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Friday, 23 September 2016

Beyond Caravaggio, The National Gallery, London

On Wednesday 12th October, 'Beyond Caravaggio' will open at The National Gallery. This is the first exhibition of its kind, celebrating the influence and legacy of this Italian master. 

Caravaggio's first public commission was unveiled in 1600, which triggered a mass exodus of artists to Rome where they could see his work. Contemporaries were astonished by the visual and anecdotal power of his paintings and inspired by their dynamic naturalism and striking use of light. 

This exhibition unites a selection of Caravaggio's most outstanding works as well as paintings by the Spanish, Dutch, Flemish, French and Italian artists who were inspired by him, paying homage to the sensation known as Caravaggism. The exhibition runs until 15th January 2017. 

Supper at Emmaus, Caravaggio 1602-3 © National Gallery, London

Wednesday, 13 July 2016

James McNeill Whistler's legacy lives on in the work of artist Rosalie Watkins

We take a look at how James McNeill Whistler's iconic portrait of his mother inspired Fine Art Commissions' artist Rosalie Watkins: 

James McNeill Whistler was an American-born artist who divided his time between London and Paris. He is best known as a mouthpiece for 'art for art's sake' and his part in the controversial Ruskin trial of 1877.

In 1856, Whistler enlisted in Charles Gleyre's studio at the Ecole des Beaux-Arts and a couple of years later entered into business with Alphonse Legros and Fantin-Latour in order to try and make his works as widely seen as possible. Fantin-Latour's painting, 'Homage to Delacroix' placed Whistler at the centre alongisde Manet and Baudelaire, which declared his status as a member of the avante-garde in the Parisian art world.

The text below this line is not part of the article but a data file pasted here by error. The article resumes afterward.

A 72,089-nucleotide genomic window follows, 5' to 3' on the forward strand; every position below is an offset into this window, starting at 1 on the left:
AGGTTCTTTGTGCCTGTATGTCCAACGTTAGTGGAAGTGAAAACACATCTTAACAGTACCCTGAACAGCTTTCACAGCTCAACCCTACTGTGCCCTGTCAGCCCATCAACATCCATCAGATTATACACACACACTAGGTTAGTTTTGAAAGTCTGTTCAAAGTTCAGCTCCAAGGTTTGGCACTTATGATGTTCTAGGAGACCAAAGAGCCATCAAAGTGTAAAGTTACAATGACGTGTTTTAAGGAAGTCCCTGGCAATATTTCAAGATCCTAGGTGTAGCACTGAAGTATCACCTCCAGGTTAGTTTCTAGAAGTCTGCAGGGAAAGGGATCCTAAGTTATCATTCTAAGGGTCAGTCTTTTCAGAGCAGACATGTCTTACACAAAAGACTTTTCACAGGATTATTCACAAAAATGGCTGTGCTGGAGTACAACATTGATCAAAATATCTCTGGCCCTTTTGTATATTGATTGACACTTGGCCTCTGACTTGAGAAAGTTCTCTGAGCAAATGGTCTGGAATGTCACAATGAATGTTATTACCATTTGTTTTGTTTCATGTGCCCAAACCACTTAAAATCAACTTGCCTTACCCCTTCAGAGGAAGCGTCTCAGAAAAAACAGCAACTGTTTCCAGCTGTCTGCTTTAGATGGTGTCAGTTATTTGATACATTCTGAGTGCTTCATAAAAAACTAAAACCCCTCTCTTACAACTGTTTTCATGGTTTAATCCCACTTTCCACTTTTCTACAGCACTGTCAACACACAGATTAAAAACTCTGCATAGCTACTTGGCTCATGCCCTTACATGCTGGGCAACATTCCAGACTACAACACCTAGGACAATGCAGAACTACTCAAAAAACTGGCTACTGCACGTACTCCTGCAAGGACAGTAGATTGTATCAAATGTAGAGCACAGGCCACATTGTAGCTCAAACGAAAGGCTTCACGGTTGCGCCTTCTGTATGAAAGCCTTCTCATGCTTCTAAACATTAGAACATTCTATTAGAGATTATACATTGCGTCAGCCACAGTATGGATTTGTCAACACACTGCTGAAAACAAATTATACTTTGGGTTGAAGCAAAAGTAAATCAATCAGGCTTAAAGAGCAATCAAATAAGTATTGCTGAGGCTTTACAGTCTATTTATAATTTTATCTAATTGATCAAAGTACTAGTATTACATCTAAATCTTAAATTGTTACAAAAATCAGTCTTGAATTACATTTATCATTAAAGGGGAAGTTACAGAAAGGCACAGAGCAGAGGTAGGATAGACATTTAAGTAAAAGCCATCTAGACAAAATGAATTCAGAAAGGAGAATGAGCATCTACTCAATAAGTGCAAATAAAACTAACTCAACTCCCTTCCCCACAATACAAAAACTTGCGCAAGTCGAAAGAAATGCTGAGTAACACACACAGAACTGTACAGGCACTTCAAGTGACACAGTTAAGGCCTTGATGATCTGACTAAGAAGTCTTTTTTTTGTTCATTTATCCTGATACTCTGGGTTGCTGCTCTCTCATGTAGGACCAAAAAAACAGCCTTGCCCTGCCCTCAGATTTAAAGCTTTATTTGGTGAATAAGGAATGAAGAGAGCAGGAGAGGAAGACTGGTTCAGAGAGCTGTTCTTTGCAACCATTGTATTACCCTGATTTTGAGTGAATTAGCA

'Homage to Delacroix', Henri Fantin-Latour, Oil on Canvas, 1864 © RMN Grand Palais (Musee D'Orsay)/Herve Lewandowski

The psychological sensitivity of the portrait is effectively conveyed through the pared down, linear composition and further enhanced by the neutral palette. This highlights Whistler's interest in Japanese prints, including 'View of the Thames', which hangs on the wall above his mother in the painting.

'Arrangement in Grey and Black No. 1' is also referred to as 'Portrait of the Artist's Mother.' This double title serves as an expression or Whistler's gradual progression from a realistic to more stylised aesthetic. 

'Whistler's painting of his mother was initially completed as part of a series of monochromatic studies, and its title (Arrangement in Grey and Black No. I) confirms his sense of detachment to it and reinforces its value as purely an exericse in aestheticism.' - Rosalie Watkins